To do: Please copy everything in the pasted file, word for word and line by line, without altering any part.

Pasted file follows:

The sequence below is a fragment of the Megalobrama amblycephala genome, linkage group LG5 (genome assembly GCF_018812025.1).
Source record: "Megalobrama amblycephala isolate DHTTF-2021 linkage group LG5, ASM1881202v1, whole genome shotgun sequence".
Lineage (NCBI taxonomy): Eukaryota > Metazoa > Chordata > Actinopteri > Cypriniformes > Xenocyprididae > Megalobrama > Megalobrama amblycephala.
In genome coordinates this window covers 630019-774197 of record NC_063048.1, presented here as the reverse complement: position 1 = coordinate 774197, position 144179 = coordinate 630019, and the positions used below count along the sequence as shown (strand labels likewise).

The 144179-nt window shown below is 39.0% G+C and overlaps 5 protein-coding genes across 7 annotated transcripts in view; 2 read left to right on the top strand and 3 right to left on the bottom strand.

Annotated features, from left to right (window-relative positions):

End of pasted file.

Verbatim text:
The sequence below is a fragment of the Megalobrama amblycephala genome, linkage group LG5 (genome assembly GCF_018812025.1).
Source record: "Megalobrama amblycephala isolate DHTTF-2021 linkage group LG5, ASM1881202v1, whole genome shotgun sequence".
Lineage (NCBI taxonomy): Eukaryota > Metazoa > Chordata > Actinopteri > Cypriniformes > Xenocyprididae > Megalobrama > Megalobrama amblycephala.
In genome coordinates this window covers 630019-774197 of record NC_063048.1, presented here as the reverse complement: position 1 = coordinate 774197, position 144179 = coordinate 630019, and the positions used below count along the sequence as shown (strand labels likewise).

The 144179-nt window shown below is 39.0% G+C and overlaps 5 protein-coding genes across 7 annotated transcripts in view; 2 read left to right on the top strand and 3 right to left on the bottom strand.

Annotated features, from left to right (window-relative positions):